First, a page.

As with some actions in our society of violence, reconciliation can be a personal matter to your own being, not letting the pain control you anymore, or the abuser. In some situations it can be an agreed upon moving forward, as we have seen in South Africa, where truth was spoken, and is taught of the horrors of the past, but the society has agreed to move forward with a new beginning.

The fresh start of the Roman prison system. If you survived your time, upon release no record followed you. That is what Paul is communicating to Philemon by saying see Onesimus as he would Paul. Destroying any caste system that Philemon would attempt to fall back on, for the new path.

What caste system belief is holding back the whole you?

 Epaphras, my fellow prisoner in Christ Jesus, sends greetings to you,24 and so do Mark, Aristarchus, Demas, and Luke, my fellow workers.

25 The grace of the Lord Jesus Christ be with your spirit.

-Epistle of Philemon 23-25 (ESV)

Acknowledging others within the movement. Thanking those you work with for what has been accomplished. Simple leadership secrets that build a person up.

Onesimus was heading back to his owner…would a new reality await?

What new reality awaits you?

 


Much of my soul work throughout my life has been exorcising an abhorrent SIN from the amazing work of the gospel found in the Monastic Orders (Franciscan, Basillian, Jesuit) and Social Gospels that have formed me. That unnamed SIN (that is denigration of the Creator’s image, and Holy Breath of life in each of us) is EUGENICS. I wrote a response letter to the national magazine of the United Church of Canada. First hand I have witnessed, and taken the brunt of the active ableism and passive eugenics thought still existing in the institution. This has what was published (and they could not even spell my name right) and following is what was submitted…you can judge if the essence was captured or something missed:

Published September 2018:

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Submitted June 2018 via e-mail:
I must say that Rev. Cantwell is right, the UCC (and Christianities in general) have a lot more listening to do. well it is admirable to touch on the much needed work of reconciliation through TRC and affirming ministries there is still a piece of our history we allow to passively exist.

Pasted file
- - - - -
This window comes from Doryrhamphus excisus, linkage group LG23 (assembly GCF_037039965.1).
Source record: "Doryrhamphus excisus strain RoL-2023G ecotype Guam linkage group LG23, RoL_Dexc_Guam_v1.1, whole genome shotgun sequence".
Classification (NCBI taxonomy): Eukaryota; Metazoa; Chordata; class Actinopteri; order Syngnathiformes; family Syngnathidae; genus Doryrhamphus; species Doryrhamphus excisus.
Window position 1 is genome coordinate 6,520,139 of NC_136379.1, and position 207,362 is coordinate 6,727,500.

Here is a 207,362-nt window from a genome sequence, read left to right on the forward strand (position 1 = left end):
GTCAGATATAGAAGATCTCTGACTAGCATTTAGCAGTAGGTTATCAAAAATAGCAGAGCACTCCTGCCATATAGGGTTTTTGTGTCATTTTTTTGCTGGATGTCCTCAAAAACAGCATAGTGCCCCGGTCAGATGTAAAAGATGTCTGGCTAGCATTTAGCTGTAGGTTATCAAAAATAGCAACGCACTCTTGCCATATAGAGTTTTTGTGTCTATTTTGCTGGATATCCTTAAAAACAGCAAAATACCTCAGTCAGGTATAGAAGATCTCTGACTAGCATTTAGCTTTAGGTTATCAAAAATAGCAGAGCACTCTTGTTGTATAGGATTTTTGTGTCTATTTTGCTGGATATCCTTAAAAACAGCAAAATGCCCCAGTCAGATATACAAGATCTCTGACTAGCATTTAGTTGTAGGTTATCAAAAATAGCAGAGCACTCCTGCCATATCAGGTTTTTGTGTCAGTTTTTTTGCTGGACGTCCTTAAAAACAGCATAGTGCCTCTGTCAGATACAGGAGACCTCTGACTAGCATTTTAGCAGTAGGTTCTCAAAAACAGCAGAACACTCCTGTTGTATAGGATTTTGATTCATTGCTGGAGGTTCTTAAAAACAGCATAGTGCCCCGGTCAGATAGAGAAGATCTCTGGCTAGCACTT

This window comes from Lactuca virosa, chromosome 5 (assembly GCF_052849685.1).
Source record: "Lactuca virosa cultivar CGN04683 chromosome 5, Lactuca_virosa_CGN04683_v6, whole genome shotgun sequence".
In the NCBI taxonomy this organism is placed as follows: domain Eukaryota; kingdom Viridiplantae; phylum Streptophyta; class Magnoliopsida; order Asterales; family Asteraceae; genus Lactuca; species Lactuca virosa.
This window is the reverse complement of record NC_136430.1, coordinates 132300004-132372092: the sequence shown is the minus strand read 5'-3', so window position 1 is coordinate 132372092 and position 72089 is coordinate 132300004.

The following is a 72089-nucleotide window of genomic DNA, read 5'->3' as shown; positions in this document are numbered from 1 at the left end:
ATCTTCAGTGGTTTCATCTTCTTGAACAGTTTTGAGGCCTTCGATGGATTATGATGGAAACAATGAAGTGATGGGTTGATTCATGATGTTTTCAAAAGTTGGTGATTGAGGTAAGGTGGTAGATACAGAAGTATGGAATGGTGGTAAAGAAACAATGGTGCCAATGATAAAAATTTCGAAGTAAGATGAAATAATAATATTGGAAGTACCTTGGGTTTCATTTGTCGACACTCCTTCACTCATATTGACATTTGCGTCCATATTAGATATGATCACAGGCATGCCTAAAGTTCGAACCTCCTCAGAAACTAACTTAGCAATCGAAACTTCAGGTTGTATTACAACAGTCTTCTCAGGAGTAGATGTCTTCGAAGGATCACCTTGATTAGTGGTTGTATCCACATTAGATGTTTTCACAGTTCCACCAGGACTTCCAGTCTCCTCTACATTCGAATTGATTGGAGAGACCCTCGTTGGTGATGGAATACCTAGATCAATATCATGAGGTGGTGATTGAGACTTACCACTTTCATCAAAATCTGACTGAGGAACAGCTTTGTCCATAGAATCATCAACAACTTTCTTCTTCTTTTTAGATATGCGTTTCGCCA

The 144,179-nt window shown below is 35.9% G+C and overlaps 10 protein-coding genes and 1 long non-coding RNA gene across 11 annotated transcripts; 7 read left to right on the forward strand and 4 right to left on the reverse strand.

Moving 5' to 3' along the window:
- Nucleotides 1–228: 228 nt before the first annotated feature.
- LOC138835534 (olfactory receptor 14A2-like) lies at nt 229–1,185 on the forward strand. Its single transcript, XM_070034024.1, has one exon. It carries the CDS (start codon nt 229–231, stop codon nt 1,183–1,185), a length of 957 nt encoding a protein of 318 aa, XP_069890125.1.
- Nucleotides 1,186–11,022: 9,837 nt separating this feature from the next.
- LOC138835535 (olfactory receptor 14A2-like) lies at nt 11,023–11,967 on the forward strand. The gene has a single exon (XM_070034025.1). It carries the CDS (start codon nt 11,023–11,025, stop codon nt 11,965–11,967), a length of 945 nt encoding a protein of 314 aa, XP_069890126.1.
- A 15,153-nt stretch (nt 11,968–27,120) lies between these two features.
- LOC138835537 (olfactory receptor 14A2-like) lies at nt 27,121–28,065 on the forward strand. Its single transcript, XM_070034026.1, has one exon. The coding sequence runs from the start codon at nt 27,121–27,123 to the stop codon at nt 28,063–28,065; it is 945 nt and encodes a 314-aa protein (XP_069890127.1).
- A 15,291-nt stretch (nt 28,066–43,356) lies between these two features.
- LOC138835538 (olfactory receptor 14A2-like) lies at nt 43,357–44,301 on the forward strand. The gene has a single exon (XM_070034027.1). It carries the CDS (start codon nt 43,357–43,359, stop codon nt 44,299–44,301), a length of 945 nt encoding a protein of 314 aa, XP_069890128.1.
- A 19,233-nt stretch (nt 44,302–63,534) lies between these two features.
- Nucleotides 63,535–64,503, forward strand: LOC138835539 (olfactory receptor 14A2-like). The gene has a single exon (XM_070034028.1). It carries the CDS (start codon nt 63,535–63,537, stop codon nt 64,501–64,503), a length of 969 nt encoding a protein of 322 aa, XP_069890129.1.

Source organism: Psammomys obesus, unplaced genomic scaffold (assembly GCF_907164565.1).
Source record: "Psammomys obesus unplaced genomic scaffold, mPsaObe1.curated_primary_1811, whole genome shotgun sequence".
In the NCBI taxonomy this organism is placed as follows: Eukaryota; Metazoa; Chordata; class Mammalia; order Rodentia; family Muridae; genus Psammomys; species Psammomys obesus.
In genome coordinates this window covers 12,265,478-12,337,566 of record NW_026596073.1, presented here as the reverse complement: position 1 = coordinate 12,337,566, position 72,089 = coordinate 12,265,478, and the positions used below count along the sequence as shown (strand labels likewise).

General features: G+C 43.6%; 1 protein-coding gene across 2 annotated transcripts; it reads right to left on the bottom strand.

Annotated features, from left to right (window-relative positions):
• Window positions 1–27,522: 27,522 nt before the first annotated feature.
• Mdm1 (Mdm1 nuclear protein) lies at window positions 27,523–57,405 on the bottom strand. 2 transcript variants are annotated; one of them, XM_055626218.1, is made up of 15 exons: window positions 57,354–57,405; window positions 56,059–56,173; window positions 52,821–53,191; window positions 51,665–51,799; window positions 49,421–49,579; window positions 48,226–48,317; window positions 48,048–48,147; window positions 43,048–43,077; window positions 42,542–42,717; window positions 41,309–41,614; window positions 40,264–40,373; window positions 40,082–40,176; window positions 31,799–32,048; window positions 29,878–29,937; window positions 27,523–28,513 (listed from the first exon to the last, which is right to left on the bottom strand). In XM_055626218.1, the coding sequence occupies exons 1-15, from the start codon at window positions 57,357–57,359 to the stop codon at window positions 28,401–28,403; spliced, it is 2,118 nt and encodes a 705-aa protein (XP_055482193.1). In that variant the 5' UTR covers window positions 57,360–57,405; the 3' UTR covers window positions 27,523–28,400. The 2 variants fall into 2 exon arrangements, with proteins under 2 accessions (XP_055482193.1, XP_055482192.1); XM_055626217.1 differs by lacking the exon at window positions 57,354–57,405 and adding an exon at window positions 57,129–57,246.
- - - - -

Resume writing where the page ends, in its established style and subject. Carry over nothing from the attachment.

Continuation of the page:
EUGENICS.
More colloquially known in its form today as “Ableism”. It is the belief that Persons with Disabilities (speical needs, differently abled, let the person let you know how they identify) are “less than human”. It is the dark shadow side of the Social Gospel movement that spurred such good societal change such as suffrage, human rights, labour rights, etc. It is the idea because we view them as less than it is okay to hide our neighbour away in institutions, remain silent on their #metoo, do not allow health sexuality to be discussed, in our very recent history in Canada still forcibly sterilized, and encourage aborting. It is also why there is an undercurrent within congregations where they feel it is okay to passively inform families you do not belong here, we do not want you here, we cannot handle your care.
We want to hold onto the justice roots of our historic social gospel, yet we fail to realize to do that means truth about our eugenics history, exorcising our continued ableism (see the call for ending plastic straws not knowing you are calling for ending some with disabilities- ability to drink), and reconciling to move forward as ONE children of God in the blessed rainbow (to paraphrase Desmond Tutu).
it means bringing a new lens to the old, old story. It is not reading a healing miracle as showing a “less than” ableist frame. It is seeing the miracle for the only way belonging could happen: removing of the barriers of society’s imposed cast system. It is what we need to do now. We need to look to the friends in Mark that found a way- even it meant tearing out the roof, so their friend could belong. We must look to what authentic and true belonging looks like. What needs to happen physically is simply one step. Token inclusion does not solve it. it is engaging in conversation, learning, and authentic apologizing.
It is truly understanding Brother Jesus’ statement about the person with disability being there for the glory of God, that is the one pointing the finger going “what is wrong with him?” being pointed out as the one with the issue, for they hate the image of God. The image the holy breath was breathed into on Day 6 and called Holy…in all forms.
So yes it is time to do deeper listening, but also to act to burn down the house of exclusion and fear. To fully admit the atrocity of our past, and to  become the ally for our neighbour we are called to be. It is time to truly understand that we are all different, and all holy. Is your congregation ready to shatter the barriers/traditions that continue the idea any child of God is less than?
Shalom & Namaste,

Dr. Ty Ragan
(Ended discernment for ministry almost 8 yrs ago over ableism in church)